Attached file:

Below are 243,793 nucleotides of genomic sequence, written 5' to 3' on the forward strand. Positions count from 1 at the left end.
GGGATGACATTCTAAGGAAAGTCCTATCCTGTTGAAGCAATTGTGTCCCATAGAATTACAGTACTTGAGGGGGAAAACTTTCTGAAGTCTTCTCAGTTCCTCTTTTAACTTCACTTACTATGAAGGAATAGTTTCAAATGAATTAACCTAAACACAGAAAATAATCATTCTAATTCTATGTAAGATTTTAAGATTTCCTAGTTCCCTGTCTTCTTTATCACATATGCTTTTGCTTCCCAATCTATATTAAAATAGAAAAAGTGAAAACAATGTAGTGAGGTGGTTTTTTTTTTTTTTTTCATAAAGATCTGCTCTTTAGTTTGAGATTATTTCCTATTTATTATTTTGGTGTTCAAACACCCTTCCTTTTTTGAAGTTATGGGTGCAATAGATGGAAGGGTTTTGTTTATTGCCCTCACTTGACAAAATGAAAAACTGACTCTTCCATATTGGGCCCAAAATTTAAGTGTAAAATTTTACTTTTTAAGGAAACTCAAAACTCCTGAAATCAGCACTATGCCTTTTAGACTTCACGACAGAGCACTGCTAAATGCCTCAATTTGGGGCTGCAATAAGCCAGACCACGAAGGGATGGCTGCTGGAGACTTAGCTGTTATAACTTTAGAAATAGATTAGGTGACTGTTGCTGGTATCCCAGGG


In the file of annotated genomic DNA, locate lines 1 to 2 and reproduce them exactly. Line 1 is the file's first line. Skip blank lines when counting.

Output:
Below are 243,793 nucleotides of genomic sequence, written 5' to 3' on the forward strand. Positions count from 1 at the left end.
GGGATGACATTCTAAGGAAAGTCCTATCCTGTTGAAGCAATTGTGTCCCATAGAATTACAGTACTTGAGGGGGAAAACTTTCTGAAGTCTTCTCAGTTCCTCTTTTAACTTCACTTACTATGAAGGAATAGTTTCAAATGAATTAACCTAAACACAGAAAATAATCATTCTAATTCTATGTAAGATTTTAAGATTTCCTAGTTCCCTGTCTTCTTTATCACATATGCTTTTGCTTCCCAATCTATATTAAAATAGAAAAAGTGAAAACAATGTAGTGAGGTGGTTTTTTTTTTTTTTTTCATAAAGATCTGCTCTTTAGTTTGAGATTATTTCCTATTTATTATTTTGGTGTTCAAACACCCTTCCTTTTTTGAAGTTATGGGTGCAATAGATGGAAGGGTTTTGTTTATTGCCCTCACTTGACAAAATGAAAAACTGACTCTTCCATATTGGGCCCAAAATTTAAGTGTAAAATTTTACTTTTTAAGGAAACTCAAAACTCCTGAAATCAGCACTATGCCTTTTAGACTTCACGACAGAGCACTGCTAAATGCCTCAATTTGGGGCTGCAATAAGCCAGACCACGAAGGGATGGCTGCTGGAGACTTAGCTGTTATAACTTTAGAAATAGATTAGGTGACTGTTGCTGGTATCCCAGGG